The Tao of Gaming

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Professors and Guns / Exit and Voice

Warning — Politics (but not elections, heaven for-fend!)

Driving into work this morning, I heard a story on NPR about the U.T. (Austin) Dean of Architecture, who is resigning because Texas will legalize campus open carry this fall. I’m assuming that this is national news on NPR because they are anti-gun, but I rather liked this story, which highlights one of the benefits of our system of government.

The power of Exit. (As in Exit, Voice and Loyalty).

My feeling on guns is “squishy, pro-gun” — as far as I can tell more guns leads to more deaths, but only if you count suicides. If you remove them it leads to somewhat fewer. But as to the specific issue of “Should guns be allowed on campus?” Well, I have no specific reason to think campuses will reverse that trend, but perhaps the Professor is correct and guns will be especially bad on campus.

It’s certainly debatable — although I don’t want to have a debate on guns.

No, what I want to do is applaud Professor Steiner (even though I think I disagree with him) in using his power of exit. He’s voting — with his feet! — against open carry. Democracy is the system where 51% can vote to give the rest of us a wedgie, but thanks to our federal system we can have small islands of sanity — whatever your definition of sanity. Low Tax, Low Service state over here. High Tax, High service over there. Open Campus Carry in Texas. Not so in Pennsylvania (where the Prof is moving to).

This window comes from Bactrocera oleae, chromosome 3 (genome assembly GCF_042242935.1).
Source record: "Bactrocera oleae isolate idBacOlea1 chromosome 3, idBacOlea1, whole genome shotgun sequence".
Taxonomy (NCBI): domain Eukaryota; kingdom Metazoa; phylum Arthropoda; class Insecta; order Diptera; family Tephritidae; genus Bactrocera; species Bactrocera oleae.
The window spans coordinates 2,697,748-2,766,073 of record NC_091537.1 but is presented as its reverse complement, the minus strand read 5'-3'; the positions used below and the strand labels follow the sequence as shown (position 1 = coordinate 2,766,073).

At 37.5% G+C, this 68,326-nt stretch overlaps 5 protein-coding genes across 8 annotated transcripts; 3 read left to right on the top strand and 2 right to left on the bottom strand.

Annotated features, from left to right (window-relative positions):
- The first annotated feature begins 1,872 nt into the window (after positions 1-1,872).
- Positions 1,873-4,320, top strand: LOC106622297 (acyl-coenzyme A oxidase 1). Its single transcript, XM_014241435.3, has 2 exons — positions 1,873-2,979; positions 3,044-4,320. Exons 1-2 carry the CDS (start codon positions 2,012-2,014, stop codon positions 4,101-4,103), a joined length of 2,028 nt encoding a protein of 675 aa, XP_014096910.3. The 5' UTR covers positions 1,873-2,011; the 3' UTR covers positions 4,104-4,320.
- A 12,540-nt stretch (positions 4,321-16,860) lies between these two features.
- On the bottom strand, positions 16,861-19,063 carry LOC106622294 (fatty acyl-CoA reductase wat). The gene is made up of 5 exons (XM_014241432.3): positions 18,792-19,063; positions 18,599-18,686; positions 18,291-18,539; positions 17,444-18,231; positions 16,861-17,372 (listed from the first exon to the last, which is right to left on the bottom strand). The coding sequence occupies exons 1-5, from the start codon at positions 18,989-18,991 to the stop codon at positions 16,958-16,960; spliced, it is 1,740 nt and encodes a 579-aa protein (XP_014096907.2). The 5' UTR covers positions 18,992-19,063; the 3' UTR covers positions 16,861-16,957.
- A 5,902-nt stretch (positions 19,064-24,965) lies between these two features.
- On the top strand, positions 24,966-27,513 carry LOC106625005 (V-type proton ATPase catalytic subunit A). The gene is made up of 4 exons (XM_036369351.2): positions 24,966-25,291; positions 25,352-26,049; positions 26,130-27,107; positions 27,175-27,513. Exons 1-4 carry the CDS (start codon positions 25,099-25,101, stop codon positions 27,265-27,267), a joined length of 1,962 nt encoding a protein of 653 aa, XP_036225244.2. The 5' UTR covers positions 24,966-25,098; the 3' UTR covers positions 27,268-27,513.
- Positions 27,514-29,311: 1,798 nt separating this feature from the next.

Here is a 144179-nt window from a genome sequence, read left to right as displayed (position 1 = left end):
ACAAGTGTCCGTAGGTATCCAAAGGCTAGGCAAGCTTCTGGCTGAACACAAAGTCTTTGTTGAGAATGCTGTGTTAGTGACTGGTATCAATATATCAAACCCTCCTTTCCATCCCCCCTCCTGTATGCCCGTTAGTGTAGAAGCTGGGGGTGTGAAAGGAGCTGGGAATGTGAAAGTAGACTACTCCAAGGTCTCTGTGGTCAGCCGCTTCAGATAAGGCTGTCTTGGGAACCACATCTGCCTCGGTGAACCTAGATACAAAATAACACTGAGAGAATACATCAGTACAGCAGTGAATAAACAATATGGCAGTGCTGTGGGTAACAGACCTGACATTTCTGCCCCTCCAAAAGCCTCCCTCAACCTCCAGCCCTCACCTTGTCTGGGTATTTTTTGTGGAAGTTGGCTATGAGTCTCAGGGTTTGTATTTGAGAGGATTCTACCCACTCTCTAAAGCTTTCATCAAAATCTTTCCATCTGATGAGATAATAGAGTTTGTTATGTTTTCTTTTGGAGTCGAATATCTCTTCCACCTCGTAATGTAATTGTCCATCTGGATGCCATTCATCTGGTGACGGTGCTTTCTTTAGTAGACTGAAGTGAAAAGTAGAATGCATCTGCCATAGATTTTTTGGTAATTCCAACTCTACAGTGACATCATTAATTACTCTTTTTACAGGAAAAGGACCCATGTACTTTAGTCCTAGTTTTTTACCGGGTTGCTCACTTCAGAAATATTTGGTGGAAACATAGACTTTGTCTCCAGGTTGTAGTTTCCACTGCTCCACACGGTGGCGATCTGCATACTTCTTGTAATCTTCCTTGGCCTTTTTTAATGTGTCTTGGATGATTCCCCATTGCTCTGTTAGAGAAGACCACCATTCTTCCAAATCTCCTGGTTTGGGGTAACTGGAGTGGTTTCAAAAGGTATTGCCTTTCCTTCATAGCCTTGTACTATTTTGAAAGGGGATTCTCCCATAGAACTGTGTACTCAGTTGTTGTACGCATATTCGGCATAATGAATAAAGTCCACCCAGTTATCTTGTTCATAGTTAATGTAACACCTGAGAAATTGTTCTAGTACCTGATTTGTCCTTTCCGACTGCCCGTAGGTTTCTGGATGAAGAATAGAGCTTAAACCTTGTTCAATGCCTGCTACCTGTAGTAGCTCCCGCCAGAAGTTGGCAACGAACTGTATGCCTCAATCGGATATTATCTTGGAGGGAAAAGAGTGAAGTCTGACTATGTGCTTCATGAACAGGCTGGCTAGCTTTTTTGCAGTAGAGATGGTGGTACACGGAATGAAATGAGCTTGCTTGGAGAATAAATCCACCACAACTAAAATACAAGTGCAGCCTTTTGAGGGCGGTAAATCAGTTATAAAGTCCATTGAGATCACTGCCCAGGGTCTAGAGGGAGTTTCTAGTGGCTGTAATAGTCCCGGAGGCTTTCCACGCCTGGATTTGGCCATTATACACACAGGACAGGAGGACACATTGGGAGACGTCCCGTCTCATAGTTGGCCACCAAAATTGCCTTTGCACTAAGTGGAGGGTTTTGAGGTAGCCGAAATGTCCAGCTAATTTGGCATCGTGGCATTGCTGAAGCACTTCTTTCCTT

Various legal models exist in the states, and they compete.

The Free State Project just announced that they’ve triggered their goal. If it works, 20,000 libertarians will move to New Hampshire. This may annoy current residents, but the idea is to influence the laboratories of democracy — the States. (I am philosophically aligned with that project, although not willing to move to support it. At least, not until I have proof it works).